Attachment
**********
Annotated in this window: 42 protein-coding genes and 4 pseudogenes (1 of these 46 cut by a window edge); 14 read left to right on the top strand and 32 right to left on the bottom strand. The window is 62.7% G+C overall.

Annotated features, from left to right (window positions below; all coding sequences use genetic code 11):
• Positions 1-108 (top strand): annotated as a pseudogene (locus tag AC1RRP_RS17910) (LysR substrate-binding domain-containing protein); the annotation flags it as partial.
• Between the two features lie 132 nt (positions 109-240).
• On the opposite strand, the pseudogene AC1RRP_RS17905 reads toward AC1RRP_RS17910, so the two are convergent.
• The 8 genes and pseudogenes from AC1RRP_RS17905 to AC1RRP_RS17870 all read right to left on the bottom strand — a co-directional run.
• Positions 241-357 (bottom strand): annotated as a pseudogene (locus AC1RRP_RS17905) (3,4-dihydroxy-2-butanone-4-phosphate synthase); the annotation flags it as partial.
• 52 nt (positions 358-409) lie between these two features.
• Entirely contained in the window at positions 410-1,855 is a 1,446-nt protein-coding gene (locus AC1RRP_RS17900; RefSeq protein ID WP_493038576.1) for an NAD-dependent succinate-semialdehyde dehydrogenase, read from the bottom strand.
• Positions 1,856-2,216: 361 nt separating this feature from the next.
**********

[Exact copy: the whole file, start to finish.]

Annotated in this window: 42 protein-coding genes and 4 pseudogenes (1 of these 46 cut by a window edge); 14 read left to right on the top strand and 32 right to left on the bottom strand. The window is 62.7% G+C overall.

Annotated features, from left to right (window positions below; all coding sequences use genetic code 11):
• Positions 1-108 (top strand): annotated as a pseudogene (locus tag AC1RRP_RS17910) (LysR substrate-binding domain-containing protein); the annotation flags it as partial.
• Between the two features lie 132 nt (positions 109-240).
• On the opposite strand, the pseudogene AC1RRP_RS17905 reads toward AC1RRP_RS17910, so the two are convergent.
• The 8 genes and pseudogenes from AC1RRP_RS17905 to AC1RRP_RS17870 all read right to left on the bottom strand — a co-directional run.
• Positions 241-357 (bottom strand): annotated as a pseudogene (locus AC1RRP_RS17905) (3,4-dihydroxy-2-butanone-4-phosphate synthase); the annotation flags it as partial.
• 52 nt (positions 358-409) lie between these two features.
• Entirely contained in the window at positions 410-1,855 is a 1,446-nt protein-coding gene (locus AC1RRP_RS17900; RefSeq protein ID WP_493038576.1) for an NAD-dependent succinate-semialdehyde dehydrogenase, read from the bottom strand.
• Positions 1,856-2,216: 361 nt separating this feature from the next.